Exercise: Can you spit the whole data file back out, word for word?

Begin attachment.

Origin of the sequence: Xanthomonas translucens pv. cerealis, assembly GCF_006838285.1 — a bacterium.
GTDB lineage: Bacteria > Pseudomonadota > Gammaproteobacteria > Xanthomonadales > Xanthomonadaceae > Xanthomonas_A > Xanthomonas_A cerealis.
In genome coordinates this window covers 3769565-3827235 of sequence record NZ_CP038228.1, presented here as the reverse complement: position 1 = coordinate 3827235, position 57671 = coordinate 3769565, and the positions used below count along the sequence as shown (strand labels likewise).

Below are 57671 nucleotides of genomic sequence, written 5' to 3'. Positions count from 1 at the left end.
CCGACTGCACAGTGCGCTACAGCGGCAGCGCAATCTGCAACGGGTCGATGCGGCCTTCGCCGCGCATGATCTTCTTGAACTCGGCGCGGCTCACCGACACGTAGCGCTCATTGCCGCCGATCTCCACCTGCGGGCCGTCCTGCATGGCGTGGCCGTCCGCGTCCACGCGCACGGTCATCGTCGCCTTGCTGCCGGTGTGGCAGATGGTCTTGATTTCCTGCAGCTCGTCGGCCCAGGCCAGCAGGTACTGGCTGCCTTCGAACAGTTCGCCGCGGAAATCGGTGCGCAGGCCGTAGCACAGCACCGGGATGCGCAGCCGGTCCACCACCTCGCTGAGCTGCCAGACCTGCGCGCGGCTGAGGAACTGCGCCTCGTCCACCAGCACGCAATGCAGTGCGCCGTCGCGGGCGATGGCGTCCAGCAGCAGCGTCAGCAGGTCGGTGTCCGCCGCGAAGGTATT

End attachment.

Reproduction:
Origin of the sequence: Xanthomonas translucens pv. cerealis, assembly GCF_006838285.1 — a bacterium.
GTDB lineage: Bacteria > Pseudomonadota > Gammaproteobacteria > Xanthomonadales > Xanthomonadaceae > Xanthomonas_A > Xanthomonas_A cerealis.
In genome coordinates this window covers 3769565-3827235 of sequence record NZ_CP038228.1, presented here as the reverse complement: position 1 = coordinate 3827235, position 57671 = coordinate 3769565, and the positions used below count along the sequence as shown (strand labels likewise).

Below are 57671 nucleotides of genomic sequence, written 5' to 3'. Positions count from 1 at the left end.
CCGACTGCACAGTGCGCTACAGCGGCAGCGCAATCTGCAACGGGTCGATGCGGCCTTCGCCGCGCATGATCTTCTTGAACTCGGCGCGGCTCACCGACACGTAGCGCTCATTGCCGCCGATCTCCACCTGCGGGCCGTCCTGCATGGCGTGGCCGTCCGCGTCCACGCGCACGGTCATCGTCGCCTTGCTGCCGGTGTGGCAGATGGTCTTGATTTCCTGCAGCTCGTCGGCCCAGGCCAGCAGGTACTGGCTGCCTTCGAACAGTTCGCCGCGGAAATCGGTGCGCAGGCCGTAGCACAGCACCGGGATGCGCAGCCGGTCCACCACCTCGCTGAGCTGCCAGACCTGCGCGCGGCTGAGGAACTGCGCCTCGTCCACCAGCACGCAATGCAGTGCGCCGTCGCGGGCGATGGCGTCCAGCAGCAGCGTCAGCAGGTCGGTGTCCGCCGCGAAGGTATT